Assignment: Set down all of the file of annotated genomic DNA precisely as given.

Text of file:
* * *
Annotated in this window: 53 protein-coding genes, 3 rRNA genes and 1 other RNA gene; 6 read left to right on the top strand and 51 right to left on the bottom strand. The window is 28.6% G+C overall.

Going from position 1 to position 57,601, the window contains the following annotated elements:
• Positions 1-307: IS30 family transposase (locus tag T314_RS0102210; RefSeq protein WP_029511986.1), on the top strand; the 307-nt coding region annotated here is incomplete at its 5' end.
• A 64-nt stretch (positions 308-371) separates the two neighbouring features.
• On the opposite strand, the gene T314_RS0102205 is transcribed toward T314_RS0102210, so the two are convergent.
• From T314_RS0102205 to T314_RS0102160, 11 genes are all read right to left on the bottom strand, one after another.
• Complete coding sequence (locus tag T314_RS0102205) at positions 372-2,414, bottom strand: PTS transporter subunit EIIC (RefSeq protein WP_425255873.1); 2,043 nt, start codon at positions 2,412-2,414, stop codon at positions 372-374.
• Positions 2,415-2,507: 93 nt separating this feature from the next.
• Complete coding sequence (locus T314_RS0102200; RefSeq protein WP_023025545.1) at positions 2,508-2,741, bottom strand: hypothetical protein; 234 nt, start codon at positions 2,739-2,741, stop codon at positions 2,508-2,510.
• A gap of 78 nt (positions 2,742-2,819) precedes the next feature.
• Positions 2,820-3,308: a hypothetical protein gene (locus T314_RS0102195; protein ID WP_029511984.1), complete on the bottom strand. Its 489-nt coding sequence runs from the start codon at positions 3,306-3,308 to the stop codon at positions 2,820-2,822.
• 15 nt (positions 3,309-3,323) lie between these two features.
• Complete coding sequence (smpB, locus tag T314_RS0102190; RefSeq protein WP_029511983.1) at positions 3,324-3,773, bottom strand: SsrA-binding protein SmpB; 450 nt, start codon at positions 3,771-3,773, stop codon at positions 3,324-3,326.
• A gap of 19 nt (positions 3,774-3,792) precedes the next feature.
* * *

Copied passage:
Annotated in this window: 53 protein-coding genes, 3 rRNA genes and 1 other RNA gene; 6 read left to right on the top strand and 51 right to left on the bottom strand. The window is 28.6% G+C overall.

Going from position 1 to position 57,601, the window contains the following annotated elements:
• Positions 1-307: IS30 family transposase (locus tag T314_RS0102210; RefSeq protein WP_029511986.1), on the top strand; the 307-nt coding region annotated here is incomplete at its 5' end.
• A 64-nt stretch (positions 308-371) separates the two neighbouring features.
• On the opposite strand, the gene T314_RS0102205 is transcribed toward T314_RS0102210, so the two are convergent.
• From T314_RS0102205 to T314_RS0102160, 11 genes are all read right to left on the bottom strand, one after another.
• Complete coding sequence (locus tag T314_RS0102205) at positions 372-2,414, bottom strand: PTS transporter subunit EIIC (RefSeq protein WP_425255873.1); 2,043 nt, start codon at positions 2,412-2,414, stop codon at positions 372-374.
• Positions 2,415-2,507: 93 nt separating this feature from the next.
• Complete coding sequence (locus T314_RS0102200; RefSeq protein WP_023025545.1) at positions 2,508-2,741, bottom strand: hypothetical protein; 234 nt, start codon at positions 2,739-2,741, stop codon at positions 2,508-2,510.
• A gap of 78 nt (positions 2,742-2,819) precedes the next feature.
• Positions 2,820-3,308: a hypothetical protein gene (locus T314_RS0102195; protein ID WP_029511984.1), complete on the bottom strand. Its 489-nt coding sequence runs from the start codon at positions 3,306-3,308 to the stop codon at positions 2,820-2,822.
• 15 nt (positions 3,309-3,323) lie between these two features.
• Complete coding sequence (smpB, locus tag T314_RS0102190; RefSeq protein WP_029511983.1) at positions 3,324-3,773, bottom strand: SsrA-binding protein SmpB; 450 nt, start codon at positions 3,771-3,773, stop codon at positions 3,324-3,326.
• A gap of 19 nt (positions 3,774-3,792) precedes the next feature.